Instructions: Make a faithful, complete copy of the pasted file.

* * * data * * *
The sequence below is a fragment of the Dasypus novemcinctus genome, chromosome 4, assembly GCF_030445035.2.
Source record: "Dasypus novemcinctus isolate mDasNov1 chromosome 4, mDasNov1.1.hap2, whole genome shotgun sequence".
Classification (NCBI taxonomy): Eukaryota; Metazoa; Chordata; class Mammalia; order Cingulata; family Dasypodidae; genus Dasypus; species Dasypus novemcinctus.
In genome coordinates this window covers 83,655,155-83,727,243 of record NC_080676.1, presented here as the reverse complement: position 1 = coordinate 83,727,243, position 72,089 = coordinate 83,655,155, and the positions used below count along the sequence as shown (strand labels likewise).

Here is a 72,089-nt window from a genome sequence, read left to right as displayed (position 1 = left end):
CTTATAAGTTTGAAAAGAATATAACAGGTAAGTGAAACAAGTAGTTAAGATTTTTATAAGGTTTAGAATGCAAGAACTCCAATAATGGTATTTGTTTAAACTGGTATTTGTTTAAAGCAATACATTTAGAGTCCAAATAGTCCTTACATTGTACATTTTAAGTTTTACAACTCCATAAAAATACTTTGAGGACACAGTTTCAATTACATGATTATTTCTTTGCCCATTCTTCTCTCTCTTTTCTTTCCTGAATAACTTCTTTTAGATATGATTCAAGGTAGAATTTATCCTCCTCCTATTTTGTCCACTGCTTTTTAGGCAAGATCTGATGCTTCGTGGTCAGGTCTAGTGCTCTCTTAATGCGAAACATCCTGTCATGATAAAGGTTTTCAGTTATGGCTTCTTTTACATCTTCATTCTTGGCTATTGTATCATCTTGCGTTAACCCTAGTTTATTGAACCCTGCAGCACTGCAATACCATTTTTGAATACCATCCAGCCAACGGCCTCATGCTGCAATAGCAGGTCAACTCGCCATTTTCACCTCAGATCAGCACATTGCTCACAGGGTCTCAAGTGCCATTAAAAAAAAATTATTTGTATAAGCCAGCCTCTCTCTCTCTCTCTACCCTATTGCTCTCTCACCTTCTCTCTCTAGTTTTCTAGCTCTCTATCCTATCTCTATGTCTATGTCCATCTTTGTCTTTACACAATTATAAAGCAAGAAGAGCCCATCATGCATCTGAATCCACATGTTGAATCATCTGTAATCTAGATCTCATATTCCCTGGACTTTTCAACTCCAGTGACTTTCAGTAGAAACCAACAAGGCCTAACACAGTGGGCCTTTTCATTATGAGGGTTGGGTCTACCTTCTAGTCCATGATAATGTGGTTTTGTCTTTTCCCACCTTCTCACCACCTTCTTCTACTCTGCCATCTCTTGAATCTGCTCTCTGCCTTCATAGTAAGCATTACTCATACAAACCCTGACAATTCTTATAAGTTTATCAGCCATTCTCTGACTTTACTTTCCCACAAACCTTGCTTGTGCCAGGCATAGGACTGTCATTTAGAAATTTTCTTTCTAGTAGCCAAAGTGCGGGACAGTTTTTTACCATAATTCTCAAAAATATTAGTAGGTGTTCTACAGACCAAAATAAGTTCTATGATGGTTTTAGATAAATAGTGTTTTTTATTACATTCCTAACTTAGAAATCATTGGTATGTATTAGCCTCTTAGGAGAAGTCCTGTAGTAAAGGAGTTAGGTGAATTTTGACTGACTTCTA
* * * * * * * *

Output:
The sequence below is a fragment of the Dasypus novemcinctus genome, chromosome 4, assembly GCF_030445035.2.
Source record: "Dasypus novemcinctus isolate mDasNov1 chromosome 4, mDasNov1.1.hap2, whole genome shotgun sequence".
Classification (NCBI taxonomy): Eukaryota; Metazoa; Chordata; class Mammalia; order Cingulata; family Dasypodidae; genus Dasypus; species Dasypus novemcinctus.
In genome coordinates this window covers 83,655,155-83,727,243 of record NC_080676.1, presented here as the reverse complement: position 1 = coordinate 83,727,243, position 72,089 = coordinate 83,655,155, and the positions used below count along the sequence as shown (strand labels likewise).

Here is a 72,089-nt window from a genome sequence, read left to right as displayed (position 1 = left end):
CTTATAAGTTTGAAAAGAATATAACAGGTAAGTGAAACAAGTAGTTAAGATTTTTATAAGGTTTAGAATGCAAGAACTCCAATAATGGTATTTGTTTAAACTGGTATTTGTTTAAAGCAATACATTTAGAGTCCAAATAGTCCTTACATTGTACATTTTAAGTTTTACAACTCCATAAAAATACTTTGAGGACACAGTTTCAATTACATGATTATTTCTTTGCCCATTCTTCTCTCTCTTTTCTTTCCTGAATAACTTCTTTTAGATATGATTCAAGGTAGAATTTATCCTCCTCCTATTTTGTCCACTGCTTTTTAGGCAAGATCTGATGCTTCGTGGTCAGGTCTAGTGCTCTCTTAATGCGAAACATCCTGTCATGATAAAGGTTTTCAGTTATGGCTTCTTTTACATCTTCATTCTTGGCTATTGTATCATCTTGCGTTAACCCTAGTTTATTGAACCCTGCAGCACTGCAATACCATTTTTGAATACCATCCAGCCAACGGCCTCATGCTGCAATAGCAGGTCAACTCGCCATTTTCACCTCAGATCAGCACATTGCTCACAGGGTCTCAAGTGCCATTAAAAAAAAATTATTTGTATAAGCCAGCCTCTCTCTCTCTCTCTACCCTATTGCTCTCTCACCTTCTCTCTCTAGTTTTCTAGCTCTCTATCCTATCTCTATGTCTATGTCCATCTTTGTCTTTACACAATTATAAAGCAAGAAGAGCCCATCATGCATCTGAATCCACATGTTGAATCATCTGTAATCTAGATCTCATATTCCCTGGACTTTTCAACTCCAGTGACTTTCAGTAGAAACCAACAAGGCCTAACACAGTGGGCCTTTTCATTATGAGGGTTGGGTCTACCTTCTAGTCCATGATAATGTGGTTTTGTCTTTTCCCACCTTCTCACCACCTTCTTCTACTCTGCCATCTCTTGAATCTGCTCTCTGCCTTCATAGTAAGCATTACTCATACAAACCCTGACAATTCTTATAAGTTTATCAGCCATTCTCTGACTTTACTTTCCCACAAACCTTGCTTGTGCCAGGCATAGGACTGTCATTTAGAAATTTTCTTTCTAGTAGCCAAAGTGCGGGACAGTTTTTTACCATAATTCTCAAAAATATTAGTAGGTGTTCTACAGACCAAAATAAGTTCTATGATGGTTTTAGATAAATAGTGTTTTTTATTACATTCCTAACTTAGAAATCATTGGTATGTATTAGCCTCTTAGGAGAAGTCCTGTAGTAAAGGAGTTAGGTGAATTTTGACTGACTTCTA